Irish favorites for St. Patrick's Day

March 12, 2014 

St. Patrick brought Christianity to Ireland, and that's certainly cause for celebration for most.

St. Patrick's Day has been a holiday since the early 17th century, but it also is a feast day when the Lenten restrictions on food and drink are held in abeyance. For both reasons St. Patrick's Day has broad appeal.

In America, we think of corned beef and cabbage as the go-to menu for the special day, but the original Irish immigrants would have been eating ham or bacon with cabbage.

As is often the case, this holiday has been Americanized. Colcannon, boxty, which is a potato pancake; and coddle, a mixture of sausages, bacon and potatoes, are more traditional, but mostly unknown in this country. These are hearty and delicious recipes that are worth exploring, but colcannon deserves a special consideration. How many recipes do you know of that have poetry written about them?

Colcannon is a lovely mixture of mashed potatoes (what better comfort food is there?) and kale, a super healthy green vegetable. Top it off with creamy butter, and you've got a meal fit for the foulest day, or bleakest times. Here's a bit of the verse to get you in the mood.

"Did you ever eat Colcannon, made from lovely pickled cream?

"With the greens and scallions mingled like a picture in a dream.

"Did you ever make a hole on top to hold the melting flake

"Of the creamy, flavoured butter that your mother used to make?"

St. Patrick's Day can be a fun day to celebrate all things Irish. Gather your friends about you, offer them a hearty meal to go with a glass of Guinness

and you're sure to have a fine time.


This recipe was borrowed from the Bord Bia, the Irish Food Board, which has a very interesting website ( Check it out.

2-3 pounds peeled russet potatoes

1 bunch fresh kale

1 cup milk

1/2 cup butter

Salt and pepper as necessary

Cut the potatoes into quarters, then simmer in salted water until they are done, fork test to be sure, but it should take about 15-20 minutes. When the fork can easily pierce the potatoes they are done. Drain and set aside, but keep warm. Add 2-3 tablespoons of butter and 2 tablespoons of water to a large sauce pot over medium heat, whisk until melted, and the water has been incorporated. Now add the kale, toss, cover and cook for 1 minute on high heat, toss again and cook for another minute. Season with salt and pepper. Drain the potatoes, slowly add the milk and mash until smooth. You can do this with a fork, or a hand held blender. Add the kale and mix in well by hand.

Serve in a large bowl, family style, and top with plenty of fresh, sweet butter.

Colcannon can be served as a side dish, but that seems such a waste. This dish is so fortifying and satisfying it deserves to served on its own as a main course.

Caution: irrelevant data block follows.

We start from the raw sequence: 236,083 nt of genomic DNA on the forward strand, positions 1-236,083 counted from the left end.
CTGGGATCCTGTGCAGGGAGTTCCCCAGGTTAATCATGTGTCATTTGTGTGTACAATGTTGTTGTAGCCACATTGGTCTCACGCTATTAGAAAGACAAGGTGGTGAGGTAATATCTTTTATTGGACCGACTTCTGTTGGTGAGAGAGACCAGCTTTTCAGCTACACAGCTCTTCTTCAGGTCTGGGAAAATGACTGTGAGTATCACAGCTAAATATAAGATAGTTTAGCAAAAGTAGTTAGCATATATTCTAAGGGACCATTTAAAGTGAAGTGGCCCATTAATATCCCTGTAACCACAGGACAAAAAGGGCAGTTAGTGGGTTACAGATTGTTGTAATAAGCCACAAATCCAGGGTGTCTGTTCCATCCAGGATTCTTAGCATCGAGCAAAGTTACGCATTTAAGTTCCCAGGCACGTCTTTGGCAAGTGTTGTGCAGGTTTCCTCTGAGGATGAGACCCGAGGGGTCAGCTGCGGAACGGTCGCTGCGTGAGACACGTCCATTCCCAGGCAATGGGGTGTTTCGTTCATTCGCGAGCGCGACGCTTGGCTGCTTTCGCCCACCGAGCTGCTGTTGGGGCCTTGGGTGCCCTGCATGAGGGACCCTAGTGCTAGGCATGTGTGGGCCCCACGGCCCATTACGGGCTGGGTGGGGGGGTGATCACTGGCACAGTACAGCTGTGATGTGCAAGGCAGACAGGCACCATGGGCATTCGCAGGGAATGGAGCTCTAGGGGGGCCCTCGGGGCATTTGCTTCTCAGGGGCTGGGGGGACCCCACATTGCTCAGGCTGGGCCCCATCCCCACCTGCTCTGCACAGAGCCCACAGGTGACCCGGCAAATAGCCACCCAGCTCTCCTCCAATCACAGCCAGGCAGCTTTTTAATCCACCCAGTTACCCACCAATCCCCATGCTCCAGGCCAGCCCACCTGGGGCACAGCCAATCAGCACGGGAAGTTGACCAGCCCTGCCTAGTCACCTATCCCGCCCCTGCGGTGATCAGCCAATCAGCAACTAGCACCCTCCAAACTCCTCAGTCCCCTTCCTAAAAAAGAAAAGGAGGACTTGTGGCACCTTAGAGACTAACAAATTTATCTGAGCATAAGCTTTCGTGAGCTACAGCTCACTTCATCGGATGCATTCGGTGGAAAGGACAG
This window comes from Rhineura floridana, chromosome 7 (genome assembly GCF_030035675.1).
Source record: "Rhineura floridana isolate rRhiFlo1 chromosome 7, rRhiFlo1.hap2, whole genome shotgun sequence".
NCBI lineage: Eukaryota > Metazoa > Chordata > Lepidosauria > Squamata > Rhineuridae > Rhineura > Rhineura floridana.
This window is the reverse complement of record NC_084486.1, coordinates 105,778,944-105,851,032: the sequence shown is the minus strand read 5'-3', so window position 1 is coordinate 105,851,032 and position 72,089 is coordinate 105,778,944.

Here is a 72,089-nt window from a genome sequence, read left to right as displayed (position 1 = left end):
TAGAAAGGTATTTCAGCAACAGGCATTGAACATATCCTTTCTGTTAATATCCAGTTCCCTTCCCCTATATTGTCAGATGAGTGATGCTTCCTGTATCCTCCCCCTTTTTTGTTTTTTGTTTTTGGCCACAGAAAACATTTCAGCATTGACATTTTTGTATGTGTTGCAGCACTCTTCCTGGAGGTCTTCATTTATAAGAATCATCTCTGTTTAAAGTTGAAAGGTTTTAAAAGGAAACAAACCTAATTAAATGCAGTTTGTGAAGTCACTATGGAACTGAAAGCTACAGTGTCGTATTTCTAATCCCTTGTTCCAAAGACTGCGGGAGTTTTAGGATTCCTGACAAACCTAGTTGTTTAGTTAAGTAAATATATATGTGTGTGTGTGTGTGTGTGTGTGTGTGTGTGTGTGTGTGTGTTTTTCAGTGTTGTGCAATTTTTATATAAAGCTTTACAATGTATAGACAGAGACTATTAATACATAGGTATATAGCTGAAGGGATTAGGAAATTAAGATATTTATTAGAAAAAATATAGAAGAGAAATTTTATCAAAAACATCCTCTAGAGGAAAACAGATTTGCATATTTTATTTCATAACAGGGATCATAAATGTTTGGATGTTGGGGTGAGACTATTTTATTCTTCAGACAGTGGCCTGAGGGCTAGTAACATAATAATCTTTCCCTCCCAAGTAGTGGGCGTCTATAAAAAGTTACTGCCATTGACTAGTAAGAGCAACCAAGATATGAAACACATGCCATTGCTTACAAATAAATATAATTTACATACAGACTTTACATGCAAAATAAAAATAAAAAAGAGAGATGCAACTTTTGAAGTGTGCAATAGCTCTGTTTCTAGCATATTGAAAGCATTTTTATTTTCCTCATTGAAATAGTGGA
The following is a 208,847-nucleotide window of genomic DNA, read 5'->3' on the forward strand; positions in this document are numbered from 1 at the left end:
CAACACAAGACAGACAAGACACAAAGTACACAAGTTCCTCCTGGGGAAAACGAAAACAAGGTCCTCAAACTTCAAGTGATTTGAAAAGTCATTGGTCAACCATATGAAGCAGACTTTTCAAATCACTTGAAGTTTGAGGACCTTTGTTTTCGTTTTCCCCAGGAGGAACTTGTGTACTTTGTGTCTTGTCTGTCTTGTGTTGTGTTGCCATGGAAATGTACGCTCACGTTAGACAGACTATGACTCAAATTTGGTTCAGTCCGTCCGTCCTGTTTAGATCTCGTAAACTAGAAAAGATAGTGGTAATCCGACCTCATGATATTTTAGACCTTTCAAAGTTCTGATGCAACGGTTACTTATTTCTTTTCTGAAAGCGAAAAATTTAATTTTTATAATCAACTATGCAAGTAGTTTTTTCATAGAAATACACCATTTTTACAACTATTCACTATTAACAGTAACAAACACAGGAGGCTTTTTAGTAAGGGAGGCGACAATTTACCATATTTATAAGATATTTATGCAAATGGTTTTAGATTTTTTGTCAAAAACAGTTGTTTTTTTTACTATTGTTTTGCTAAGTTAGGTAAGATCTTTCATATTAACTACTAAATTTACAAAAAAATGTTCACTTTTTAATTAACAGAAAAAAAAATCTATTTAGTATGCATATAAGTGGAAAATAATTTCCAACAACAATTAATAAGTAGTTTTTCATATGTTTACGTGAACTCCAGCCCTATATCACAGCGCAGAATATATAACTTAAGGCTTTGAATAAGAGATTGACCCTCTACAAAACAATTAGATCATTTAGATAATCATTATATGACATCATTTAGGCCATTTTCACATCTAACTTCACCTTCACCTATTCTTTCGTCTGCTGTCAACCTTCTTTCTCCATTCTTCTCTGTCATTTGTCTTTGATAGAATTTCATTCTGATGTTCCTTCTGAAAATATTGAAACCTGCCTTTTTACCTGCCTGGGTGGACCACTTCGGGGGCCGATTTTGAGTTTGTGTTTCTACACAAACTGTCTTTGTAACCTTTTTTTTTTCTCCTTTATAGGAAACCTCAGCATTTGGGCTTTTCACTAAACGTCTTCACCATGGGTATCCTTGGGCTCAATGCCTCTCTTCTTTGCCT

Potato soup is a main stay in potato-loving Ireland. The quality of the bacon will make a big difference, and if you want to add a little kick, add a pinch or two of red pepper flakes.

4-6 baking potatoes, russets would be good

1- 1/2 stick of butter

2/3 cup flour

2 quarts farm fresh milk (see you Saturday morning farmers market)

2 cloves minced garlic

1 cup sour cream

4-6 chopped green onions

1 cup crispy, chopped bacon

2 cups grated cheddar cheese (try white Irish cheddar)

Preheat the oven to 400 degrees. Bake the potatoes for about 45 minutes, test with a fork to be sure they are done, then remove and set aside to cool. Make a roux by melting the butter in a large sauté pan, whisk in the flour and cook until it is a pale golden color. Just before it is done add the garlic. Slowly pour the milk in, whisking as you go so it stays smooth. Chop the baked potatoes, leaving on the skins is a personal decision, if you like the skins, keep them, if you don't, discard them. Add the potato to the hot sauce, whisking until smooth, or use an immersion blender, but don't overdo it. Add the sour cream, bacon and cheese, heat thoroughly and serve piping hot. Garnish with the green onions just before serving.


Alton Brown has a good recipe for making your own corned beef, but it takes 10 days. Buy one at the grocery if you don't have the time and patience.

1 prepackaged corned beef

2 pounds halved red potatoes

1 chopped onion

1/2 cup chopped celery

1/2 cup chopped carrots

1 green cabbage

Black pepper as needed

Prepare the corned beef according to the package directions, it should take just over 2 hours to cook. When it is done add the potatoes, carrots, onion and celery and simmer for 20 minutes, add the cabbage, cut into large wedges, and simmer 15 minutes more, or just until the cabbage is done. Slice the corned beef against the grain, serve in large soup bowls, with plenty of cabbage and stock. Serve with hearty dark bread.

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